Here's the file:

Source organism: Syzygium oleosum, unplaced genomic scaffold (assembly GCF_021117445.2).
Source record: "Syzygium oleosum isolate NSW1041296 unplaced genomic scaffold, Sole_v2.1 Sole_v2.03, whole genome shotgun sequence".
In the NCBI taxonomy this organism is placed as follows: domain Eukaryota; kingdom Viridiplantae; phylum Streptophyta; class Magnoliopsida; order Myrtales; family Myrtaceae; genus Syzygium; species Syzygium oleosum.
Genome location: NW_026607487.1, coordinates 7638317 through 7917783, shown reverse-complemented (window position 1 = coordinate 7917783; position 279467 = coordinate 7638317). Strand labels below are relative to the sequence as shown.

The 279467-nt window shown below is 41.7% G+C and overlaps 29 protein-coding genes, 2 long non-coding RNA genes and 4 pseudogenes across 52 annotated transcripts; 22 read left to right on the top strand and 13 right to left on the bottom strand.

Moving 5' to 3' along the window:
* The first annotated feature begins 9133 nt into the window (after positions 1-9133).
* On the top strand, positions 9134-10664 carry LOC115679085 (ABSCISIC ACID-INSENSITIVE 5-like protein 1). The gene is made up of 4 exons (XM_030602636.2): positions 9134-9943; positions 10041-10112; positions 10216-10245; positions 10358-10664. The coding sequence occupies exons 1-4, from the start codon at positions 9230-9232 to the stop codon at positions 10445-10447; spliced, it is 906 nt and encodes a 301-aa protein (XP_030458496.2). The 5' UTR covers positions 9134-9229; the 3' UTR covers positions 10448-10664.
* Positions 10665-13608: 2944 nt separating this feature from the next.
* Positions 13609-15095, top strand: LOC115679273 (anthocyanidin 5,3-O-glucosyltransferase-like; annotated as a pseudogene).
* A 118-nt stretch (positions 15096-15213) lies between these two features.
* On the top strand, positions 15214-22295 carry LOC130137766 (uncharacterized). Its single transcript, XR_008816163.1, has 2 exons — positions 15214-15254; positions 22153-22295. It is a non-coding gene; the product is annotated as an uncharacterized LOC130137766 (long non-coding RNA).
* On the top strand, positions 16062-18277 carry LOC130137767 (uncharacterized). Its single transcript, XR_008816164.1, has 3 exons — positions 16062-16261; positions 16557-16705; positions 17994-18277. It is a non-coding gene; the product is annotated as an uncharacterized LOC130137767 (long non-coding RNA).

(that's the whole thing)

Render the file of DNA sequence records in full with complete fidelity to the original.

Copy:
Source organism: Syzygium oleosum, unplaced genomic scaffold (assembly GCF_021117445.2).
Source record: "Syzygium oleosum isolate NSW1041296 unplaced genomic scaffold, Sole_v2.1 Sole_v2.03, whole genome shotgun sequence".
In the NCBI taxonomy this organism is placed as follows: domain Eukaryota; kingdom Viridiplantae; phylum Streptophyta; class Magnoliopsida; order Myrtales; family Myrtaceae; genus Syzygium; species Syzygium oleosum.
Genome location: NW_026607487.1, coordinates 7638317 through 7917783, shown reverse-complemented (window position 1 = coordinate 7917783; position 279467 = coordinate 7638317). Strand labels below are relative to the sequence as shown.

The 279467-nt window shown below is 41.7% G+C and overlaps 29 protein-coding genes, 2 long non-coding RNA genes and 4 pseudogenes across 52 annotated transcripts; 22 read left to right on the top strand and 13 right to left on the bottom strand.

Moving 5' to 3' along the window:
* The first annotated feature begins 9133 nt into the window (after positions 1-9133).
* On the top strand, positions 9134-10664 carry LOC115679085 (ABSCISIC ACID-INSENSITIVE 5-like protein 1). The gene is made up of 4 exons (XM_030602636.2): positions 9134-9943; positions 10041-10112; positions 10216-10245; positions 10358-10664. The coding sequence occupies exons 1-4, from the start codon at positions 9230-9232 to the stop codon at positions 10445-10447; spliced, it is 906 nt and encodes a 301-aa protein (XP_030458496.2). The 5' UTR covers positions 9134-9229; the 3' UTR covers positions 10448-10664.
* Positions 10665-13608: 2944 nt separating this feature from the next.
* Positions 13609-15095, top strand: LOC115679273 (anthocyanidin 5,3-O-glucosyltransferase-like; annotated as a pseudogene).
* A 118-nt stretch (positions 15096-15213) lies between these two features.
* On the top strand, positions 15214-22295 carry LOC130137766 (uncharacterized). Its single transcript, XR_008816163.1, has 2 exons — positions 15214-15254; positions 22153-22295. It is a non-coding gene; the product is annotated as an uncharacterized LOC130137766 (long non-coding RNA).
* On the top strand, positions 16062-18277 carry LOC130137767 (uncharacterized). Its single transcript, XR_008816164.1, has 3 exons — positions 16062-16261; positions 16557-16705; positions 17994-18277. It is a non-coding gene; the product is annotated as an uncharacterized LOC130137767 (long non-coding RNA).